Re: Isolating syntax, agglutinating grammar
|From:||John Vertical <johnvertical@...>|
|Date:||Sunday, April 9, 2006, 8:38|
>On 4/8/06, John Vertical <johnvertical@...> wrote:
> > Can I expect more than one basic meaning per
> > most word+tone combinations?
>I think yes -- which is why so many words in modern spoken Mandarin
>are disyllabic. (Not sure whether they can be called bimorphemic,
>though, though words such as "shenti" are analysable more easily than,
>say, "zhizhu" or "hudie", the canonical bisyllabic-but-monomorphemic
>word, at least in some claims.)
--Roger Mills wrote:
> > OTOH, I've contemplated a language that *looks* isolating - in that it'd
> > be dominatingly monosyllabic -
>IMO predominantly monosyl. langs. probably descend from polysyl. langs., so
>you might need to work out the historical development.
Meh... Couldn't I just say that the language's been monosyllabic for quite
some time already? :)
> >..but would express cases and stuff with
> > mutations, clustering of consonants and maybe even tones, too.
>Certainly possible. If you're actually starting with monosyl.forms, it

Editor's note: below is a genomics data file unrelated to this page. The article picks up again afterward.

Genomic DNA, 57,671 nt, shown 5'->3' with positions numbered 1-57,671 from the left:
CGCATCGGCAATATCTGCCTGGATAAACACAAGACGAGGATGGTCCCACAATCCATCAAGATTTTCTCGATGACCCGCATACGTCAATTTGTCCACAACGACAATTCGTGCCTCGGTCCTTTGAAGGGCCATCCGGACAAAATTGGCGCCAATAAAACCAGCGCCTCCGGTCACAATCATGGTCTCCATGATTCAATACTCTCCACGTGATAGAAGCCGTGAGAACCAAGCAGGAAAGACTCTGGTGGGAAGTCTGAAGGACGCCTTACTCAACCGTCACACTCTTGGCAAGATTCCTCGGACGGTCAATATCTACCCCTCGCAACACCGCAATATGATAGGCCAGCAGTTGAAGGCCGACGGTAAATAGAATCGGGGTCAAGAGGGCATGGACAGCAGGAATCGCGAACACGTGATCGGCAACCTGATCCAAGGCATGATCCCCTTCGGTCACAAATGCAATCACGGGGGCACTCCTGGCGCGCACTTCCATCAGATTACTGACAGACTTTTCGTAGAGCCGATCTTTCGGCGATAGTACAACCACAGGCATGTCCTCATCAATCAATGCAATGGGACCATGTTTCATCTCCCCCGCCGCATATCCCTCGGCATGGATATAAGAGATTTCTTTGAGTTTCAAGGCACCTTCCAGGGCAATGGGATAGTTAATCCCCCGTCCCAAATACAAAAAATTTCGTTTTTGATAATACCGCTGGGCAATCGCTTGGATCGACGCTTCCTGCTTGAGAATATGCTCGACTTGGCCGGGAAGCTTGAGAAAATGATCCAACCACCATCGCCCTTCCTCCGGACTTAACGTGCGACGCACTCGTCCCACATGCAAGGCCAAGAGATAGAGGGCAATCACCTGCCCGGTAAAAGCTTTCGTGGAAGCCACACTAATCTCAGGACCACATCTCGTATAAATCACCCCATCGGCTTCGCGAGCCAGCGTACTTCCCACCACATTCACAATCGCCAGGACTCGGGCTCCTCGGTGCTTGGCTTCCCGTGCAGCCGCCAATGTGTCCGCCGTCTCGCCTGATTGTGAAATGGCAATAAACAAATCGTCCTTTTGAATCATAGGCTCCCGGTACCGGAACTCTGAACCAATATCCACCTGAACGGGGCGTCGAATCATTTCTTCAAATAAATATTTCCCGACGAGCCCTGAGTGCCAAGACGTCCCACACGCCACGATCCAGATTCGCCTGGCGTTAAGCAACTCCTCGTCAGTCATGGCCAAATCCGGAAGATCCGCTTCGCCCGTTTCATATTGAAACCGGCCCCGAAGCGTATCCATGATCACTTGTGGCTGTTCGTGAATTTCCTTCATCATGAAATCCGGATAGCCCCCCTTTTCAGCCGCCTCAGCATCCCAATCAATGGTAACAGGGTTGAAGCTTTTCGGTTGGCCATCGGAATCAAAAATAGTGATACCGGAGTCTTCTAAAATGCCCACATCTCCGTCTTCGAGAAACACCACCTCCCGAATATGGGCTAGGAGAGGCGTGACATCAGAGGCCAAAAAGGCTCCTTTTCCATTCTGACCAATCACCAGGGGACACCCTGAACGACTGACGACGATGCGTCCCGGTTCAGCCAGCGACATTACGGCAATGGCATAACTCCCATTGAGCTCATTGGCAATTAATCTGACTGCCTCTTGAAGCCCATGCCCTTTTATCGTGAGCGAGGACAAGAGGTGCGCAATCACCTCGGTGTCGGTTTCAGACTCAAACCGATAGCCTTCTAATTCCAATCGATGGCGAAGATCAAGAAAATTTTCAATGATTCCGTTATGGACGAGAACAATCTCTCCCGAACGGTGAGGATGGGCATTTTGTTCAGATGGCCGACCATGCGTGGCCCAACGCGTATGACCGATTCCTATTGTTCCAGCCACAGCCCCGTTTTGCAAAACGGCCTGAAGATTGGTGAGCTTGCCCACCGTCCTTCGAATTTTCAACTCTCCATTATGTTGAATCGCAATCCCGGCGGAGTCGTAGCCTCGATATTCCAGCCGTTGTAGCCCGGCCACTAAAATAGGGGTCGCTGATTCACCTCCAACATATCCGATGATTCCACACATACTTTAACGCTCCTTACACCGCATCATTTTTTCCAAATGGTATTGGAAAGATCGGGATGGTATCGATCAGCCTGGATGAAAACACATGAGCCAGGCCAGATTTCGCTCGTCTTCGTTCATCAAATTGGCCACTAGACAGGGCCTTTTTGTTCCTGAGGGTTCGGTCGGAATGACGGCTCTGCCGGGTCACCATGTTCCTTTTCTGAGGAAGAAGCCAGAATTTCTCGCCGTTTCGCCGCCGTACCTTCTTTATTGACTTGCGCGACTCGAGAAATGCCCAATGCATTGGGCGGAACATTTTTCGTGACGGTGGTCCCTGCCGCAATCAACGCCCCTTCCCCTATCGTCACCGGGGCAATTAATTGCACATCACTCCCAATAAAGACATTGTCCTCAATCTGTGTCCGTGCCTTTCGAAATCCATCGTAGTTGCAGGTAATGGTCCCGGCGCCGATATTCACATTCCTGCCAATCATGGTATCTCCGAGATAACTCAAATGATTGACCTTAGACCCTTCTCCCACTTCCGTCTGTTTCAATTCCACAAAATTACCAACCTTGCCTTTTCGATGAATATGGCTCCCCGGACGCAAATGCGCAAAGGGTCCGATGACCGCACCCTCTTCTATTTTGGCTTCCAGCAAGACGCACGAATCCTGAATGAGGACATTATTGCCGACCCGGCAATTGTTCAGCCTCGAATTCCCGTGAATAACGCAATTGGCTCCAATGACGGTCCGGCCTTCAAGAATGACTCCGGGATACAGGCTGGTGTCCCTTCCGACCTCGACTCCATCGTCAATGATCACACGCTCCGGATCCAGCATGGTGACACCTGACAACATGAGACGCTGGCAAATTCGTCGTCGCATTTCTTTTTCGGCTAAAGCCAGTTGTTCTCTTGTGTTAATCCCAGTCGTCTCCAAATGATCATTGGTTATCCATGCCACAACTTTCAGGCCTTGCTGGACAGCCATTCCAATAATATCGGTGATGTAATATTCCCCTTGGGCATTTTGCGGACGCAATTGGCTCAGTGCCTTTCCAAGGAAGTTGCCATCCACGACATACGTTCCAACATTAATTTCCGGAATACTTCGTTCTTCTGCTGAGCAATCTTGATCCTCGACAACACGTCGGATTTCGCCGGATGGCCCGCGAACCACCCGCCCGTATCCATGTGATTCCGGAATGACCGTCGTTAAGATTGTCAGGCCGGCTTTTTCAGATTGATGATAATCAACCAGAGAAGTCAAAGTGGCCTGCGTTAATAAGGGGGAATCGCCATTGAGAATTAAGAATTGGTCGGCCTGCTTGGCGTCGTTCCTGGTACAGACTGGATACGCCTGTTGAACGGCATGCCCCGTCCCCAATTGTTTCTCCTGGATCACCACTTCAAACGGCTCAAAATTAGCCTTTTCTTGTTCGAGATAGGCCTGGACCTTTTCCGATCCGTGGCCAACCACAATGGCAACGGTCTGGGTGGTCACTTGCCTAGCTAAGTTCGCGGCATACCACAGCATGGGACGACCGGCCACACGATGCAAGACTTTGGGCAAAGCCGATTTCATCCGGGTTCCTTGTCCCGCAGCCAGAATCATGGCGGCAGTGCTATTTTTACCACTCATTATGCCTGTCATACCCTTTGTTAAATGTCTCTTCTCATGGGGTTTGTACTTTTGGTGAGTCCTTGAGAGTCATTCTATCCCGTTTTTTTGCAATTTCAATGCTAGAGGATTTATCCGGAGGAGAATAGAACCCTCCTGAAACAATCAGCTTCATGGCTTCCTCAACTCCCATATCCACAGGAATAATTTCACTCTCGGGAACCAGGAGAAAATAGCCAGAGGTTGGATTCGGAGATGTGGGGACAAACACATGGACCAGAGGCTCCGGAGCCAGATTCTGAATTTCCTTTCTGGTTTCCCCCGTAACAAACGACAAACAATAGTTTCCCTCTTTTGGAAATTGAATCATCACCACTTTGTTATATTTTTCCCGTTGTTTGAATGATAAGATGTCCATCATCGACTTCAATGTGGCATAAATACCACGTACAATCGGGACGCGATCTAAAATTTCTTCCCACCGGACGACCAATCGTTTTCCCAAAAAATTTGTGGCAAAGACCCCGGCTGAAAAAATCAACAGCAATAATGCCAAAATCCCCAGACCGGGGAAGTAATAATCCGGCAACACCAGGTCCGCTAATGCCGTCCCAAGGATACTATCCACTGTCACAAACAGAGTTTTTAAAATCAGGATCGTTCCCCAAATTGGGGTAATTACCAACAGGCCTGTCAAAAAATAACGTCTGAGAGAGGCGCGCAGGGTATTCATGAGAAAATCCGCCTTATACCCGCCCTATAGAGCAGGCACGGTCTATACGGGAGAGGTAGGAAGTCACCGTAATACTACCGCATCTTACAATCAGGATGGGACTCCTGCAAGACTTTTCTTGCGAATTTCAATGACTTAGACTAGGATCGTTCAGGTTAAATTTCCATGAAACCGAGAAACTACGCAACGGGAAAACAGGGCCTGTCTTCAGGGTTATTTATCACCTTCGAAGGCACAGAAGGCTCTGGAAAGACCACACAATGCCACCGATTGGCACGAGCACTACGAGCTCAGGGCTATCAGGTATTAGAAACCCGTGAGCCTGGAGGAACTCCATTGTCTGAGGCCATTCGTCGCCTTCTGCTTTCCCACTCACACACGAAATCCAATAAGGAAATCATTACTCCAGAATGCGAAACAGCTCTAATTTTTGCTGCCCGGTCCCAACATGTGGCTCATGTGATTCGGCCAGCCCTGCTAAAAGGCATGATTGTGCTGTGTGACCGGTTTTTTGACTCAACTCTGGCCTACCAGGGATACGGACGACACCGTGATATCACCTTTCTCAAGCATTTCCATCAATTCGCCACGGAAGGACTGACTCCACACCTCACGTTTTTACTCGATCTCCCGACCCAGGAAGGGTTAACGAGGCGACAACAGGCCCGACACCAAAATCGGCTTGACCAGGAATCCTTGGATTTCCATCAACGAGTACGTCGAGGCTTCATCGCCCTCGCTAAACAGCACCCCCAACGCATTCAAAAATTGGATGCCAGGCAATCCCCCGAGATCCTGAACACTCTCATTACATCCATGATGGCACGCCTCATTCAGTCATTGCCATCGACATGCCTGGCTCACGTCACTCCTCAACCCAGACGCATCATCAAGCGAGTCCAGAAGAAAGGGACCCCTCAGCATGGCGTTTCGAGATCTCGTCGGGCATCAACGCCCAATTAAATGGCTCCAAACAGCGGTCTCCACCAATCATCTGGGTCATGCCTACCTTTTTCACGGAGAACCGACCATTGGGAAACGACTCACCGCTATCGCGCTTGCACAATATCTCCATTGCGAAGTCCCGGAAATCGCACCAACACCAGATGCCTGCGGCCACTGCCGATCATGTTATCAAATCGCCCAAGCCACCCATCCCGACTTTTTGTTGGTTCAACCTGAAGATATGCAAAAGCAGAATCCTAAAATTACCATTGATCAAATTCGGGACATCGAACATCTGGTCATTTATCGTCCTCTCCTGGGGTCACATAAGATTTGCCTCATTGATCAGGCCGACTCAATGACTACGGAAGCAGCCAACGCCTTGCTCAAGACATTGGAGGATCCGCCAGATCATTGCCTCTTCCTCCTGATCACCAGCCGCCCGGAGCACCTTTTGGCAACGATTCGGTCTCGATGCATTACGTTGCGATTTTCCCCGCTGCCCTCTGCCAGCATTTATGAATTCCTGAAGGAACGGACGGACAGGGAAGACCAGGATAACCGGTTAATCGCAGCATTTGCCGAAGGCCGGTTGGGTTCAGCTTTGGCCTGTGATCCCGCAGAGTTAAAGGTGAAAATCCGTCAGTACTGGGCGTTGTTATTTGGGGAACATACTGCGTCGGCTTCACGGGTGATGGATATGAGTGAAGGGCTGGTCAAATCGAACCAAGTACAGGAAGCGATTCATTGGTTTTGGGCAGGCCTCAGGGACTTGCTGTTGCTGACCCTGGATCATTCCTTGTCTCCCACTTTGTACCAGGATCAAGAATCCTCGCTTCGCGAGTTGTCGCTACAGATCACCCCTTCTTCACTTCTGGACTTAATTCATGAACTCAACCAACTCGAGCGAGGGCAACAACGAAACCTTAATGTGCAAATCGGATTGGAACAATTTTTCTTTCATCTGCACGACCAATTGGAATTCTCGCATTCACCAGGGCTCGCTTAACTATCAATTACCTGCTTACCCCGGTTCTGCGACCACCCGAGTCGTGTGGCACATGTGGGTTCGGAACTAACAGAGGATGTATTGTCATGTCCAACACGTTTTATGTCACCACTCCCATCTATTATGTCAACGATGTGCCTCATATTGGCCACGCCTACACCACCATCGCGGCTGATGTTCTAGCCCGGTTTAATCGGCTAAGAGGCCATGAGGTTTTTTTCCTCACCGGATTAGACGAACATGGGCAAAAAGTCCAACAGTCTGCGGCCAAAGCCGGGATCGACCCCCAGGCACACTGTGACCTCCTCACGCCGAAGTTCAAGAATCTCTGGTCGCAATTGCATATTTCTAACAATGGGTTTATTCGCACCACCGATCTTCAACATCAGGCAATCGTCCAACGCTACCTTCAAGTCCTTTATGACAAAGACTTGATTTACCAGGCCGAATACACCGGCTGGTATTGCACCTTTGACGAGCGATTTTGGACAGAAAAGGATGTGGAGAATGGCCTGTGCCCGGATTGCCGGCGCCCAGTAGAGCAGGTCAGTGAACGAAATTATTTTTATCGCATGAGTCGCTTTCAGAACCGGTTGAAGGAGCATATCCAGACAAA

>be necessary to allow rather complex structure, in order to get enough
My current draft has about 5 initial and 3 final POA with about 10
consonants / clusters each (plus 20-ish vowels/difthongs.) I can think of
some possible further additions, but I'm not really going to go fully
>As for case distinctions-- in order to be at least a little realistic,
>should be phonetic reasons for tones to develop (of course, realism may not
>be your criterion, which is OK...). The most common development(s) observed
>are: voiceless C lead to high(er) tones, voiced to low(er)
I'd probably start with multisyllabic words plus high/low tone - which, I
imagine, would collapse fairly easily into monosyllabic contour tones, no?
> > I'm however afraid the
> > morphophonology might get too strained.
>Since when has that ever been a problem for a conlanger??? :-)))
"All verbs must end with a nasal" sort of solutions aren't my thing, nor is
unlimited clustering really...